Face value/Par value: In bond investing, face value, or par value, is
commonly referred to the amount paid to a bondholder at the maturity
date, given the issuer doesn't default. However, bonds sold on the
secondary market fluctuate with interest rates. For example, if interest
rates are higher than the bond's coupon rate, then the bond is sold at a
discount (below par). Conversely, if interest rates are lower than the
bond's coupon rate, then the bond is sold at a premium (above par).
Coupon/Coupon rate: The coupon or coupon rate of a bond is the
amount of interest paid per year expressed as a percentage of the face
value of the bond. It is the interest rate that a bond issuer will pay to a
bondholder. For example, For example if you hold $10,000 nominal of a
bond described as a 4.5% loan stock, you will receive $450 in interest
each year (probably in two installments of $225 each).
Not all bonds have coupons.
Zerocoupon bonds are those which do
not pay interest, but are sold at the initial offering to investors at a price
less than the par value. When held to maturity, the bond is redeemed for
Convertibility: Currency Convertibility refers to the ease with which a
country's currency can be converted into gold or another currency.
Convertibility is extremely important for international commerce. When a
currency in inconvertible, it poses a risk and barrier to trade with
foreigners who have no need for the domestic currency.
Government restrictions can often result in a currency with a low
Convertible bond: In finance, it refers to a convertible note (or, if it
has a maturity of greater than 10 years, a convertible debenture) is a type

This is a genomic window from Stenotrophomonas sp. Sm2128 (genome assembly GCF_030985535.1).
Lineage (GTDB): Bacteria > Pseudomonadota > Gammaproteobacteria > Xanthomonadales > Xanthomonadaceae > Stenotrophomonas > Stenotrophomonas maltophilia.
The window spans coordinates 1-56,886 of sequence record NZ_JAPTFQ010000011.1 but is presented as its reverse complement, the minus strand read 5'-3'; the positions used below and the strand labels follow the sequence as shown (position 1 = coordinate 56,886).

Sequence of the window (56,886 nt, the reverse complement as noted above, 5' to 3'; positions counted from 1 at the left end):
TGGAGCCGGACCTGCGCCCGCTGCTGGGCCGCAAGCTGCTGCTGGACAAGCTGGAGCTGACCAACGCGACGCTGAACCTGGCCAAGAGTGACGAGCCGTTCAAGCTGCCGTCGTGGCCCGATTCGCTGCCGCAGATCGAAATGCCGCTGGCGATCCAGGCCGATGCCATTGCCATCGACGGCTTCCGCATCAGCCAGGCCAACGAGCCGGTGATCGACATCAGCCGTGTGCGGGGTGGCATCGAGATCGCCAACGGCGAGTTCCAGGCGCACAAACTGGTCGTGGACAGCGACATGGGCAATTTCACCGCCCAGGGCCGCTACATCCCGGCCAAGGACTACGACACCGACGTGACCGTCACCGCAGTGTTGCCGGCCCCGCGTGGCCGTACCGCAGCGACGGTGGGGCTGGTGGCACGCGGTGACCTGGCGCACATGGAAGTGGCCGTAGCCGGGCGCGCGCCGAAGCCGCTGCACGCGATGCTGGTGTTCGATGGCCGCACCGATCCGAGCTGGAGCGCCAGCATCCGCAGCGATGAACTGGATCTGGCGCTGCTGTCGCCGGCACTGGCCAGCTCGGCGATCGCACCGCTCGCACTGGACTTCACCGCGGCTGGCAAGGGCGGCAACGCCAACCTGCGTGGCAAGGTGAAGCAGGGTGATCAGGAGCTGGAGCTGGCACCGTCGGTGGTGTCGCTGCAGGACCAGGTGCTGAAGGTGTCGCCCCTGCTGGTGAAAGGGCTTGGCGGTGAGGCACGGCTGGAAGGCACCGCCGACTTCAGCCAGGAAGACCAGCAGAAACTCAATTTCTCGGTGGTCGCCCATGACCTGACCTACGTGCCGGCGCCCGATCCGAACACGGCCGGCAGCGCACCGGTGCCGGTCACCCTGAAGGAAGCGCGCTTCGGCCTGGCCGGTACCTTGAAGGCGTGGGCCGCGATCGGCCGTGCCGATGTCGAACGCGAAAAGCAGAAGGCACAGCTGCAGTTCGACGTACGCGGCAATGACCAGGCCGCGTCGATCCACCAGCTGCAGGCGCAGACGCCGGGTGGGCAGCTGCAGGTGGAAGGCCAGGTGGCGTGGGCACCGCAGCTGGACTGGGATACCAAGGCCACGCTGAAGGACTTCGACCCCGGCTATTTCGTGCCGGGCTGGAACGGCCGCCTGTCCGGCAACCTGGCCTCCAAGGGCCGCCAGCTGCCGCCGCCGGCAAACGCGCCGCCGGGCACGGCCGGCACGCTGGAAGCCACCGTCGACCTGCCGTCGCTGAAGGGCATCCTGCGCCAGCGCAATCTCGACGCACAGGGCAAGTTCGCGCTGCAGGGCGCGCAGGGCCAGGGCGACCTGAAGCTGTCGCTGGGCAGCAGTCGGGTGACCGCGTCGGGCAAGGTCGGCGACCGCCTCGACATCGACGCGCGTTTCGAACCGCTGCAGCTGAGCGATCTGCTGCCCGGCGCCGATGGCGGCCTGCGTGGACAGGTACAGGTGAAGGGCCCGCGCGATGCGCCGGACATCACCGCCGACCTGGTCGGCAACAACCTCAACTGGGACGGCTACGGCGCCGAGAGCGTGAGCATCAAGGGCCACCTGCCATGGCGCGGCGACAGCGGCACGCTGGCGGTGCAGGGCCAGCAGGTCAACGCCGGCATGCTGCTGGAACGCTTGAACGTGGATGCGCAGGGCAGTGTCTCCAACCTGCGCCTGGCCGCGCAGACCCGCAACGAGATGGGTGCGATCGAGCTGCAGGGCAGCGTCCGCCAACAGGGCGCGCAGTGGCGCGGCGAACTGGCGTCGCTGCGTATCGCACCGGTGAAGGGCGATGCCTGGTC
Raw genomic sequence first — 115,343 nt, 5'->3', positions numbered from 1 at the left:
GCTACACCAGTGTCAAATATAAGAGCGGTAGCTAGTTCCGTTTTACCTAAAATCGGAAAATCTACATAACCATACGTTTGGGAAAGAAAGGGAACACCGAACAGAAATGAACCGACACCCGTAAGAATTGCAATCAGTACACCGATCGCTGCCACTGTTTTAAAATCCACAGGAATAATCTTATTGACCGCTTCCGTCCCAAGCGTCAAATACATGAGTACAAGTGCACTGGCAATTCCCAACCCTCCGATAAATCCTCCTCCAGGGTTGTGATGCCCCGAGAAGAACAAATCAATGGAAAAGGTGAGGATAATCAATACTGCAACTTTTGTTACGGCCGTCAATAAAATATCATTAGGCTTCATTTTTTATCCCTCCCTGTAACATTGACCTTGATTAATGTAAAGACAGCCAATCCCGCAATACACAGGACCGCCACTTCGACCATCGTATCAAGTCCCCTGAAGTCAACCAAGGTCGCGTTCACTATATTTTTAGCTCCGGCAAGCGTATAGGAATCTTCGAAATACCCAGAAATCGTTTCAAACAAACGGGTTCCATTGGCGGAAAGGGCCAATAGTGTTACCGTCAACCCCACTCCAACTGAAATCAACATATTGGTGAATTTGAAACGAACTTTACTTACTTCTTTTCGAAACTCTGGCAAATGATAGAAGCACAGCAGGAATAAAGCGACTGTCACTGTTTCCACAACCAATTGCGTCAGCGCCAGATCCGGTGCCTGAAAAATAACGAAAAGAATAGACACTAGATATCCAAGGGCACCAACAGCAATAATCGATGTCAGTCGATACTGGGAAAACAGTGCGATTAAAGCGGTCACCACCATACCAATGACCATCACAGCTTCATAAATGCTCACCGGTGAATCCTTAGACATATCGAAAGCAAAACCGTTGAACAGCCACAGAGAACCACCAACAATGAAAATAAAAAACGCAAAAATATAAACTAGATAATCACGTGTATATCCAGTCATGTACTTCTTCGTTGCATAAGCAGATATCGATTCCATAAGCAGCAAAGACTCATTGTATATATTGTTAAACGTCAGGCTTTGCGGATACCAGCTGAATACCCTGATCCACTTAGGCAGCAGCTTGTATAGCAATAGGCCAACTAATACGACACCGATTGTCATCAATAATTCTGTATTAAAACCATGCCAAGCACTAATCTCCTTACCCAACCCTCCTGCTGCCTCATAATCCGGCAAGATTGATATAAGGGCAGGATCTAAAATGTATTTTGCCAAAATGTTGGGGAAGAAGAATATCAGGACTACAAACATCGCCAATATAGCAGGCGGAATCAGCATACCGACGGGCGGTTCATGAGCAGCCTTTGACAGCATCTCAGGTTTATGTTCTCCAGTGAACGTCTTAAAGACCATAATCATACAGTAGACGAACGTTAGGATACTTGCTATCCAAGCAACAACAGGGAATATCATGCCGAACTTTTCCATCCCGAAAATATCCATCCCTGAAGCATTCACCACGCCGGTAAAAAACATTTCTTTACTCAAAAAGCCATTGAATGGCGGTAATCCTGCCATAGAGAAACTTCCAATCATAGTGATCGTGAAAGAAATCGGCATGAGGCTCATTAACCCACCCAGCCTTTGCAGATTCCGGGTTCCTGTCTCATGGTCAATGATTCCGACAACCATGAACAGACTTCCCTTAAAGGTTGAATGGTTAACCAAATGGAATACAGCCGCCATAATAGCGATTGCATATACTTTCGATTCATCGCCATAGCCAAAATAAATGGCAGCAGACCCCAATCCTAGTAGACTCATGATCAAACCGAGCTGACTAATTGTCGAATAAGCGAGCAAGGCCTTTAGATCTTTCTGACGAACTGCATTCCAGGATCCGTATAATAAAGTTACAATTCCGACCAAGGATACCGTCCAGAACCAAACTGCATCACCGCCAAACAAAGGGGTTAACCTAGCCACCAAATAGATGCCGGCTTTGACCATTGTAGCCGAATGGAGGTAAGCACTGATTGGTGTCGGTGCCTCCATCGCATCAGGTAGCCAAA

of bond that the holder can convert into shares of common stock in the
issuing company or cash of equal value, at an agreedupon
price. It is a hybrid security with debtand equitylike features. Although it typically
has a low coupon rate, the instrument carries additional value through the
option to convert the bond to stock, and thereby participate in further
growth in the company's equity value. The investor receives the potential
upside of conversion into equity while protecting downside with cash flow
from the coupon payments.
Revertible: Refers to a special kind of convertible corporate bond
that automatically converts itself into shares of the company's stock in the
event that the underlying stock drops below a certain price. This stands in
contrast to traditional convertible bonds, which the bondholder may or
may not choose to convert into shares of company stock. These revertible
bonds generally have a time limit or expiration date when the bond will
automatically convert into stock or forever remain a bond. Typically, these
bonds pay very high interest rates and are offered by companies that are
considered wellbelow investment grade. They are also known as reverse
Soft Currency vs. Hard Currency: Soft currency or "weak currency".
The values of soft currencies fluctuate often, and other countries do not
want to hold these currencies due to political or economic uncertainty
within the country with the soft currency. Currencies from most developing
countries are considered to be soft currencies. Often, governments from
these developing countries will set unrealistically high exchange rates,
pegging their currency to a currency such as the U.S. dollar.
While Hard currency, usually from a highly industrialized country, that is
widely accepted around the world as a form of payment for goods and